2020 has brought with it, among other things, an increased focus on racial discrimination. Navigating conversations about this topic can be challenging for many businesses, but these conversations are necessary to maintain compliance with the law and address current and historical events. Here are three important reasons to address racial discrimination in your businesses now:

1. Educating your team on key federal laws and the penalties for non-compliance is a great way to reduce the likelihood of legal compliance issues in the future.

Treating someone unfavorably because that person is of a certain race or has certain characteristics associated with race such as a particular hair texture, skin color/complexion, or certain facial features, is outlawed by federal, state, and sometimes even city or municipal laws. The same prohibition on mistreatment applies to discrimination against someone who is associated with or married to a person of a certain color or race. The law forbids discrimination in all aspects of employment, including hiring, work assignments, promotions, layoffs, and more. As the Equal Employment Opportunity Commission (EEOC) notes here, discrimination can occur even when the victim and person who inflicted the discrimination are the same race or color. Discrimination can be both overt and subtle, as explained here.

In 2019 alone, the EEOC received over 33,937 complaints of race-based discrimination and 2,698 alleging color discrimination. EEOC discrimination suits often garner settlements upwards of $100k and both ongoing litigations and settlements are posted on the agency’s website here.

2. Anti-discrimination trainings and policies can be simple. Implementation can lead to an improved work environment with more ethical and legally compliant business practices.

Even small businesses should hold regular non-discrimination trainings for employees. Several state and federal agencies provide sample trainings, tips and other resources online that your business can use for free. Importantly, an understanding of racial discrimination and trainings help prevent illegal practices in the workplace. If employees are made aware of unacceptable discriminatory conduct, they are less likely to engage in this type of conduct in a work setting. Businesses should also consider speaking to suppliers and business partners about their non-discrimination policies to learn about their values and ensure they are aligned with yours.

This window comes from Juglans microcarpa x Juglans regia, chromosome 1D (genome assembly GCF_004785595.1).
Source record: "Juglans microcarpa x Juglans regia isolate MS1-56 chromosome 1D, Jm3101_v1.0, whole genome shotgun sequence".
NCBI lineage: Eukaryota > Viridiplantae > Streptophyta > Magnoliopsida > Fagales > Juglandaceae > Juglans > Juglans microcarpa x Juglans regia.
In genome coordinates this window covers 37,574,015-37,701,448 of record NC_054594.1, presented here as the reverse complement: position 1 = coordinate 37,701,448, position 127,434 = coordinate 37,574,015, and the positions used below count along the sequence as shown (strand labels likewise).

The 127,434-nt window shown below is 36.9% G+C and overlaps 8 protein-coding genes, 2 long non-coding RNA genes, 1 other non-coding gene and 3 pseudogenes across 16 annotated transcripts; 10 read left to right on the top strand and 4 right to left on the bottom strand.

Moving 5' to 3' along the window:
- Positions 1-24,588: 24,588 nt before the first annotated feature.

3. These conversations are timely. Failure to address the topic of racism affirmatively may result in negative and costly public relations for your business which could impair employee and customer confidence.

While our nation is no stranger to racial injustice, the conversations around this topic have been reinvigorated by current events. With the prevalence of social media and “cancel culture”, many companies that have failed to take a stand on the issue of racism and/or failed to address the topic appropriately have been subjected to negative media attention and disappointment from employees and customers.

Now is a critical time to reassess your company’s policies and procedures around racial discrimination, with a focus on conscious and unconscious biases and microaggressions. If your company does not have strong anti-discrimination policies and procedures, JVC recommends seeking the advice of an attorney to draft the necessary language and procedure plan for compliance with federal, state and local laws. Members will soon be able to connect with law firms on our Law Firm Finder for advice on drafting anti-discrimination policies, procedures and trainings. In addition to consulting an attorney, you should also consider engaging an outside consultant who specializes in the topic of anti-racism for assistance with anti-discrimination policies, procedures and trainings for your employees. Stay tuned for forthcoming JVC webinars and resources on this topic.

Want more information on racial discrimination in the workplace?
JVC’s members can access our recorded webinar: Building a Culture of Ethical Inclusion with Professor Veronica Root Martinez, Esq. here.